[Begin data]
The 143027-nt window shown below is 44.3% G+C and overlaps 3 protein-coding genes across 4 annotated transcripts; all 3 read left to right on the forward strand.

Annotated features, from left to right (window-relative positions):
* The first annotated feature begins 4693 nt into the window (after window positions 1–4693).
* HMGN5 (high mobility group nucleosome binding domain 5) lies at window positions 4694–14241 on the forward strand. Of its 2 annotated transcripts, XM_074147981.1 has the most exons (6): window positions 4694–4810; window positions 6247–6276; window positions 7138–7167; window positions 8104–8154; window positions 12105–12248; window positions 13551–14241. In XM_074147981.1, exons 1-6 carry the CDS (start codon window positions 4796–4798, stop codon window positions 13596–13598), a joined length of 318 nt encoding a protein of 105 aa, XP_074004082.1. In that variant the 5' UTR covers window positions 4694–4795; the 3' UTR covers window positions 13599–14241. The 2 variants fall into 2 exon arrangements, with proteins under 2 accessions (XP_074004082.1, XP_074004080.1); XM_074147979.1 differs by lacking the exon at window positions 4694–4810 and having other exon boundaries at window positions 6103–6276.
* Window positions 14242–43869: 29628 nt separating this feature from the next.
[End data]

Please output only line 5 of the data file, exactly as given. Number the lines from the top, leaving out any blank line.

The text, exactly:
* Window positions 14242–43869: 29628 nt separating this feature from the next.